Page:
Holmes will likely be formally charged during his next court appearance on Monday. In the meantime, as Slate V explains, President Obama and GOP presidential contender Mitt Romney have moved on from their post-shooting apparent truce, entering into a post-shooting gun control debate.
Thursday, July 26: While university and law enforcement officials remain mum on the contents of a notebook allegedly sent by James Holmes to a university psychiatrist, some uninsured victims of the mass shooting that left 12 dead and over 50 injured are looking for (and getting) help with their medical bills.
The Associated Press reports that three of the five hospitals treating victims from the mass shooting will waive or limit medical costs. Children's Hospital Colorado will use donations and a charity fund to cover the expenses of uninsured victims, and waive co-pays for the insured. Medical Center of Aurora and Swedish Medical Center have also said they'll limit or eliminate costs to victims. Overall, about $2 million has been donated to the recovery efforts of victims, with a big chunk of that coming from Warner Bros.
While it's not known exactly how many victims don't have health insurance, the AP notes, it's believed to be a significant number of those receiving care. Overall, one third of Colorado residents are uninsured, and that number is larger for those 18-34, the age group for many of the injured.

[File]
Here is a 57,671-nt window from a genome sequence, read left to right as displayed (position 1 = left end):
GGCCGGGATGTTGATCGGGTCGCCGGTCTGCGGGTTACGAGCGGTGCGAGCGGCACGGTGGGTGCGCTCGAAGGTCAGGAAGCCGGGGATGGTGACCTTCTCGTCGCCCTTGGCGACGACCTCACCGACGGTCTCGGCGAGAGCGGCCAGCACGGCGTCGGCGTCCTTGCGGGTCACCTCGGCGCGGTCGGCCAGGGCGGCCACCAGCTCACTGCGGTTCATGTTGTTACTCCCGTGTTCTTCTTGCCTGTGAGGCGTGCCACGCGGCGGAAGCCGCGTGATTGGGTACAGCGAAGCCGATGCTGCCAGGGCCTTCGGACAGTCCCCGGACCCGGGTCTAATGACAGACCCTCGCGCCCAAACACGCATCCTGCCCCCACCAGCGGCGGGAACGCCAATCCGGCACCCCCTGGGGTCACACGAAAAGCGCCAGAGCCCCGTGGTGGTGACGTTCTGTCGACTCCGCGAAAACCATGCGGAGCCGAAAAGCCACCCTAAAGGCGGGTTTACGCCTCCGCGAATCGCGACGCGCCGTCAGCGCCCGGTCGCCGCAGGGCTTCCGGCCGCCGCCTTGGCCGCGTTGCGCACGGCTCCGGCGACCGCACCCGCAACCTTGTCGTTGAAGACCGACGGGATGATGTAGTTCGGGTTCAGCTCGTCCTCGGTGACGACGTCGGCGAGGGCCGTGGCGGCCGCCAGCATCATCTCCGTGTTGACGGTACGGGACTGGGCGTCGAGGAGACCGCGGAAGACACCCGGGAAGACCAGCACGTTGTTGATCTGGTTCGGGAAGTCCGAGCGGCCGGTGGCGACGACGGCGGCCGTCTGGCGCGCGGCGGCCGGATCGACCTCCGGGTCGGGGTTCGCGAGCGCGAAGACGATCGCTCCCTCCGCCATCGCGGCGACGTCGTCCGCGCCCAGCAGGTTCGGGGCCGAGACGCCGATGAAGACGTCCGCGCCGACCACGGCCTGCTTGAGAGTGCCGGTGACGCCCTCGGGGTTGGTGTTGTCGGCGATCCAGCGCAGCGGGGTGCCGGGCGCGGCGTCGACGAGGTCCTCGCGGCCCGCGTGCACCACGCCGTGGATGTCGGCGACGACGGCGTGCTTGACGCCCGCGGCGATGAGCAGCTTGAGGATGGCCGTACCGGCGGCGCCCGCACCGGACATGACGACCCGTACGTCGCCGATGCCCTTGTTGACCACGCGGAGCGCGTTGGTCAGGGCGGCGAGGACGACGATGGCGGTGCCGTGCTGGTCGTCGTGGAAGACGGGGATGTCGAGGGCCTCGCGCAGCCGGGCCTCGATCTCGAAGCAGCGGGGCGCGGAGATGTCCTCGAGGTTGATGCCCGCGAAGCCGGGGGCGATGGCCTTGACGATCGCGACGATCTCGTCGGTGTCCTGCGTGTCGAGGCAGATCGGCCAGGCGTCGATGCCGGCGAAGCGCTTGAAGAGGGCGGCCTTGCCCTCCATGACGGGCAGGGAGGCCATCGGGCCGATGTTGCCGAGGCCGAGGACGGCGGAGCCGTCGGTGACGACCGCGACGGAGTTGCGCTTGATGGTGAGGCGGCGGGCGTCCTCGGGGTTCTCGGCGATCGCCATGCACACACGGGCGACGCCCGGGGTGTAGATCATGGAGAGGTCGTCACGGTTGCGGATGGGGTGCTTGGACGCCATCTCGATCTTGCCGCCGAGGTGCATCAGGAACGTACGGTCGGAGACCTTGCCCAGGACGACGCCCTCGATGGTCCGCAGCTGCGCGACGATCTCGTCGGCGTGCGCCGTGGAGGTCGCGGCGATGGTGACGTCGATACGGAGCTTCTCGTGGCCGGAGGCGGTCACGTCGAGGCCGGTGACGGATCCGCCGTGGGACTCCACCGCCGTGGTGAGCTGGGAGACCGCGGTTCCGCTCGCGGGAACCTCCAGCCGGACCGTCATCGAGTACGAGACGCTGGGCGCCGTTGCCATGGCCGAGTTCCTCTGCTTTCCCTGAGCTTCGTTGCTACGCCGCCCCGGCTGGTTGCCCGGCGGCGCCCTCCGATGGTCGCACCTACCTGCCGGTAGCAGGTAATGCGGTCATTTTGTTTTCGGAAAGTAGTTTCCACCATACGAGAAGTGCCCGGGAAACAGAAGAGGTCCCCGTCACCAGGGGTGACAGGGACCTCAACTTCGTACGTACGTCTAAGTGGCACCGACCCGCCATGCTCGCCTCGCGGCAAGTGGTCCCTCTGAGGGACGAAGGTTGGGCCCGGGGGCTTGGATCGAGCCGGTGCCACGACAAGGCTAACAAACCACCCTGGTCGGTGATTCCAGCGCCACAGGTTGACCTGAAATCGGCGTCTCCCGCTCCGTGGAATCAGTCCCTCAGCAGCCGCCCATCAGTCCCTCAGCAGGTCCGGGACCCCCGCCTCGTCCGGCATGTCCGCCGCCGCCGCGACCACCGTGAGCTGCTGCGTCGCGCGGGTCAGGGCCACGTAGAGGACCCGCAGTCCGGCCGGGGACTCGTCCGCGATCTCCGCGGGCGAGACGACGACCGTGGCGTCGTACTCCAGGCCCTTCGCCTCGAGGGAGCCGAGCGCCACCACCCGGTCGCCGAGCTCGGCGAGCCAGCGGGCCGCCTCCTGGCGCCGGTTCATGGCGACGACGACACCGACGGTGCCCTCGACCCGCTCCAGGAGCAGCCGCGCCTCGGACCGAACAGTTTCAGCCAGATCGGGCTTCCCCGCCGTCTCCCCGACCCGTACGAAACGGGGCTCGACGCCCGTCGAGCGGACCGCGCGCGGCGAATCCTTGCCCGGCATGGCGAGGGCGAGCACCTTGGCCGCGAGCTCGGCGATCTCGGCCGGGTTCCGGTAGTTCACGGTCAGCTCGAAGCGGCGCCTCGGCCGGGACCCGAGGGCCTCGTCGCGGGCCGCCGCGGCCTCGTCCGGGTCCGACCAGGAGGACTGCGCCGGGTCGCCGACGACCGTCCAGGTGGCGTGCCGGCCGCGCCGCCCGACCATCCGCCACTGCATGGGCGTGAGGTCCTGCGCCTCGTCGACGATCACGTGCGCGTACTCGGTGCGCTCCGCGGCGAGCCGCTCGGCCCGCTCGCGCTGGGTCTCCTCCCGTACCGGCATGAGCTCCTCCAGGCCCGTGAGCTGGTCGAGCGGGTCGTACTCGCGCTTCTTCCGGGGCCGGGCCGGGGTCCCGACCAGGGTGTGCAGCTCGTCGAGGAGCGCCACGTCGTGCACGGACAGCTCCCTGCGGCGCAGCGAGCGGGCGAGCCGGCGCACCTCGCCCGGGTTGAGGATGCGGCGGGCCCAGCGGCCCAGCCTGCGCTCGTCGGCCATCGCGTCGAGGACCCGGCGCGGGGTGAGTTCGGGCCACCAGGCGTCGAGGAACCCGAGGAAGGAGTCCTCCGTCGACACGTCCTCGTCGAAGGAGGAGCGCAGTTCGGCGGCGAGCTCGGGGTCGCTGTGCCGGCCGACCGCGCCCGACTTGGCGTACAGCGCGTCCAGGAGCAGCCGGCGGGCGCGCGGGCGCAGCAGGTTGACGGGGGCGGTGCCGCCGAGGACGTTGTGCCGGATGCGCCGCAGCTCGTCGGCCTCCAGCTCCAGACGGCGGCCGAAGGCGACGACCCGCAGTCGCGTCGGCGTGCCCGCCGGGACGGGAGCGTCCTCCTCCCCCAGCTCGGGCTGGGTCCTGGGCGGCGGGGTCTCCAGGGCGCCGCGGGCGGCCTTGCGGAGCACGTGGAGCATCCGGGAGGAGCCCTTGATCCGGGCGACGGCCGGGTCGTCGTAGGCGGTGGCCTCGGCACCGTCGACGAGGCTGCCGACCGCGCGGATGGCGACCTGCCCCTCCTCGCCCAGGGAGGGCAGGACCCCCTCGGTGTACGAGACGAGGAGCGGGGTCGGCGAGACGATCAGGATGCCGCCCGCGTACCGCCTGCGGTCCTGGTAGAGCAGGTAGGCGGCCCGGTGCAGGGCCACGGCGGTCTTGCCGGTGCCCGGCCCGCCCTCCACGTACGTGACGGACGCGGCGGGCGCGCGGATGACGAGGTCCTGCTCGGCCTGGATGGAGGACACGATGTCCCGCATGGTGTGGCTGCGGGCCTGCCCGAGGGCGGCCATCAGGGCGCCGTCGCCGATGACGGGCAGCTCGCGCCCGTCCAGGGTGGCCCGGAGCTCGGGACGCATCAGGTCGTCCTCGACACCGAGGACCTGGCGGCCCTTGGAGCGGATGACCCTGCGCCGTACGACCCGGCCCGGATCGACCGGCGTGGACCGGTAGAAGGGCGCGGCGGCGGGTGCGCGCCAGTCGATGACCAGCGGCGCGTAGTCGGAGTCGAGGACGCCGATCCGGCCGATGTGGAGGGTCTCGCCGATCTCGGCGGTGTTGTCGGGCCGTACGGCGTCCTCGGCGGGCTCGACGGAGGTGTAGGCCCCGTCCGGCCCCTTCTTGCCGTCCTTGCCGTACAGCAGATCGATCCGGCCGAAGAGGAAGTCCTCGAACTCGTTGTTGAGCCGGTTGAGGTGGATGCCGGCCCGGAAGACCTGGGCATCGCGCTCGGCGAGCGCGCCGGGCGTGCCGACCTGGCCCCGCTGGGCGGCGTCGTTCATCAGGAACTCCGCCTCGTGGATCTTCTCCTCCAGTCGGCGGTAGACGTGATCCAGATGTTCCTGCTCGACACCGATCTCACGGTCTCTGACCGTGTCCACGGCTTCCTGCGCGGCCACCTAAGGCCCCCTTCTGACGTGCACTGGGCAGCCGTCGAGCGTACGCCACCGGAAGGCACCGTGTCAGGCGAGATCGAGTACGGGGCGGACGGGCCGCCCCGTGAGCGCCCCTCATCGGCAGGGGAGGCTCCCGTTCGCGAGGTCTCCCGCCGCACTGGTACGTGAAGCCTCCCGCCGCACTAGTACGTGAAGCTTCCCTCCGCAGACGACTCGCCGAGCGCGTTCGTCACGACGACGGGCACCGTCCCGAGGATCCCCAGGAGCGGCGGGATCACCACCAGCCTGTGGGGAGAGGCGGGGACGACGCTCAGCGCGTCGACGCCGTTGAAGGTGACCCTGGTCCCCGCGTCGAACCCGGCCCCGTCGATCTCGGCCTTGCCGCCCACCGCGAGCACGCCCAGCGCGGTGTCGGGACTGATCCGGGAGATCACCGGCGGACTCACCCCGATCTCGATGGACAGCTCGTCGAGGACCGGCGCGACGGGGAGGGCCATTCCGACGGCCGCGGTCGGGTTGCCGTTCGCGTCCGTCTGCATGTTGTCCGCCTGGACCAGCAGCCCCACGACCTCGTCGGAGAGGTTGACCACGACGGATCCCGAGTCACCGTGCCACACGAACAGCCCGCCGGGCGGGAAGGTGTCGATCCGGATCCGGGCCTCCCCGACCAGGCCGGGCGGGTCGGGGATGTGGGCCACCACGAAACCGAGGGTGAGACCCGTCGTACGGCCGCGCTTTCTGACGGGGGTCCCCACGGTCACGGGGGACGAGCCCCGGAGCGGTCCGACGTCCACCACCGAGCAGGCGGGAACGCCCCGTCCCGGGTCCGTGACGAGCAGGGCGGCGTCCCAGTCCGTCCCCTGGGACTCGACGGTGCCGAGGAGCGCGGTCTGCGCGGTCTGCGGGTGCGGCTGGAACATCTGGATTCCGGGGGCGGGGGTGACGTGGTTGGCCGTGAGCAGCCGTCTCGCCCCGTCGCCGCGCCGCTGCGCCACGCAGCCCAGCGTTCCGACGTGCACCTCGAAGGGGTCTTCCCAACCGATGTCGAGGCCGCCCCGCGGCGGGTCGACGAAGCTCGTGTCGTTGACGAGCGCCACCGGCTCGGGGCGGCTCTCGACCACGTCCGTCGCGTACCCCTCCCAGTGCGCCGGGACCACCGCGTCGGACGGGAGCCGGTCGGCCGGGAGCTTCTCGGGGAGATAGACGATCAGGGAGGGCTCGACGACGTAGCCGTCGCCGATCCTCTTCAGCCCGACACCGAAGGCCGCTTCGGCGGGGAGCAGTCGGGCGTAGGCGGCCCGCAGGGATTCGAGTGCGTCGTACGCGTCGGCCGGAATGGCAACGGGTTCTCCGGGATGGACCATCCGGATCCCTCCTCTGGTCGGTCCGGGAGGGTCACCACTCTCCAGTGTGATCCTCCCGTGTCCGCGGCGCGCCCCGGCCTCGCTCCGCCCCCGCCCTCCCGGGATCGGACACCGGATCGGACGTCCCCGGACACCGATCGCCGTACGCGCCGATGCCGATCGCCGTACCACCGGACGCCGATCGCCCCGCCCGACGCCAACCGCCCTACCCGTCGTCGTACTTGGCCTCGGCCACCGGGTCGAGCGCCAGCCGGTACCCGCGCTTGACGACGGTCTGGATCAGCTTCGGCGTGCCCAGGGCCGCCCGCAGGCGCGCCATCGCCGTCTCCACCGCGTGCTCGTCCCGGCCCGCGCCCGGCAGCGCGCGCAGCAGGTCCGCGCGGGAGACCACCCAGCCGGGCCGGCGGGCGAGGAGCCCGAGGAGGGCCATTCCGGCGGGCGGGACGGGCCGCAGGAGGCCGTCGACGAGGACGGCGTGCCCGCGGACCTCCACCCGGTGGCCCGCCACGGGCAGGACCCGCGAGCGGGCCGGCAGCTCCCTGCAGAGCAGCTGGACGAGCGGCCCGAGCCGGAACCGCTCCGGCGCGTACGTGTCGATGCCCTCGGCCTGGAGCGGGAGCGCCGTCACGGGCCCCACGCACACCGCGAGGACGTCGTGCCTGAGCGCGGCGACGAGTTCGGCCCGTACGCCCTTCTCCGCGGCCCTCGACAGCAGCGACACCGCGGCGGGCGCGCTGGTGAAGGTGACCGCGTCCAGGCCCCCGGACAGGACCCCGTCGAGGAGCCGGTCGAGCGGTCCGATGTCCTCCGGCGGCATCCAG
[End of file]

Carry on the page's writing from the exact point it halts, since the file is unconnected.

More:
Some other Aurora, Colo. developments:
—Mitt Romney said on Wednesday that "many" of the weapons Holmes used in the shooting were illegal, a statement that seems to defy what law enforcement officials have found. Holmes legally purchased and passed background checks for the weapons used in the deadly shootings, Politico explains. Romney made the comment to NBC News in defense of current gun control law.
—Meanwhile, those living near James Holmes' formerly booby-trapped apartment have been able to return home as of Wednesday evening, NBC affiliate 9news reports. His apartment building was evacuated hours after the mass shooting, and authorities took days to dismantle the potentially explosive rig in Holmes' apartment.
Wednesday, July 25, 1:29 p.m. : Fox News with the latest headline-grabbing (unconfirmed) report from Colorado: James Holmes sent a notebook "full of details about how he was going to kill people" to a University of Colorado psychiatrist before last week's mass shooting that killed 12 and injured dozens others, according to an unnamed "law enforcement source."
"Inside the package was a notebook full of details about how he was going to kill people," the source told FoxNews.com. "There were drawings of what he was going to do in it—drawings and illustrations of the massacre."